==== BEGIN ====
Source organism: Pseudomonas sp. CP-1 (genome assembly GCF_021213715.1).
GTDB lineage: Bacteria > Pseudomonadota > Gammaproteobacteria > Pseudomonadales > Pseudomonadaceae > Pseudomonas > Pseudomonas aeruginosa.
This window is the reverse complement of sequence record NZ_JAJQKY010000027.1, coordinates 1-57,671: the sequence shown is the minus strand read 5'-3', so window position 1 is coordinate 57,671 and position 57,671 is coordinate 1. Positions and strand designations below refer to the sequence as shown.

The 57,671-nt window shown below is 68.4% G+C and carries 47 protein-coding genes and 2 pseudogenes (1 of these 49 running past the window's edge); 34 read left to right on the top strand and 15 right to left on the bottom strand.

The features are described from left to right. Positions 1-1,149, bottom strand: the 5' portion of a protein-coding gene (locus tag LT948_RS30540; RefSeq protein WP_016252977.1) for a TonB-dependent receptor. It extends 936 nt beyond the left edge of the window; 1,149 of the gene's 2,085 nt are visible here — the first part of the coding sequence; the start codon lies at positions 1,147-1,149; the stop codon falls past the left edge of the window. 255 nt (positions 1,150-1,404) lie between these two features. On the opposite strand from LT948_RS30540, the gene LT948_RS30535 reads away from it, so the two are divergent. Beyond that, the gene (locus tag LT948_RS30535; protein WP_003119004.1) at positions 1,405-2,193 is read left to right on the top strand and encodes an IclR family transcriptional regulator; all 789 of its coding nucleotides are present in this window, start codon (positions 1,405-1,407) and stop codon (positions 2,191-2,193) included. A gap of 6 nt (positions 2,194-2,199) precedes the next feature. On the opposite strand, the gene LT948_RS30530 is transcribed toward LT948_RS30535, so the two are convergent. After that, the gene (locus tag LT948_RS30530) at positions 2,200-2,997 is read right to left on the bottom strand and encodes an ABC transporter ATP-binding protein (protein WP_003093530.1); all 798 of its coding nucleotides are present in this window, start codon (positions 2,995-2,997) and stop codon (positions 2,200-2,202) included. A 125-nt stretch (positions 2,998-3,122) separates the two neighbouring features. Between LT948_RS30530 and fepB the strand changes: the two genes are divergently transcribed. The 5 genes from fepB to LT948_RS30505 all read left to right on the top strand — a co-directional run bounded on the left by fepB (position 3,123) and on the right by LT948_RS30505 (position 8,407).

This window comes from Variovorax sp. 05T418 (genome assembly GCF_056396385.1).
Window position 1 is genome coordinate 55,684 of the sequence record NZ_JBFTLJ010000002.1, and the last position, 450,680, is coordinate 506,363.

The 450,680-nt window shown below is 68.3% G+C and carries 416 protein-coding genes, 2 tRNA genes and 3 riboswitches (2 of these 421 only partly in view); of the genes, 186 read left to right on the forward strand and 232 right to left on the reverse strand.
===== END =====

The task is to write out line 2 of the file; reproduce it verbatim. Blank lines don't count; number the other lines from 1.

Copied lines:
GTDB lineage: Bacteria > Pseudomonadota > Gammaproteobacteria > Pseudomonadales > Pseudomonadaceae > Pseudomonas > Pseudomonas aeruginosa.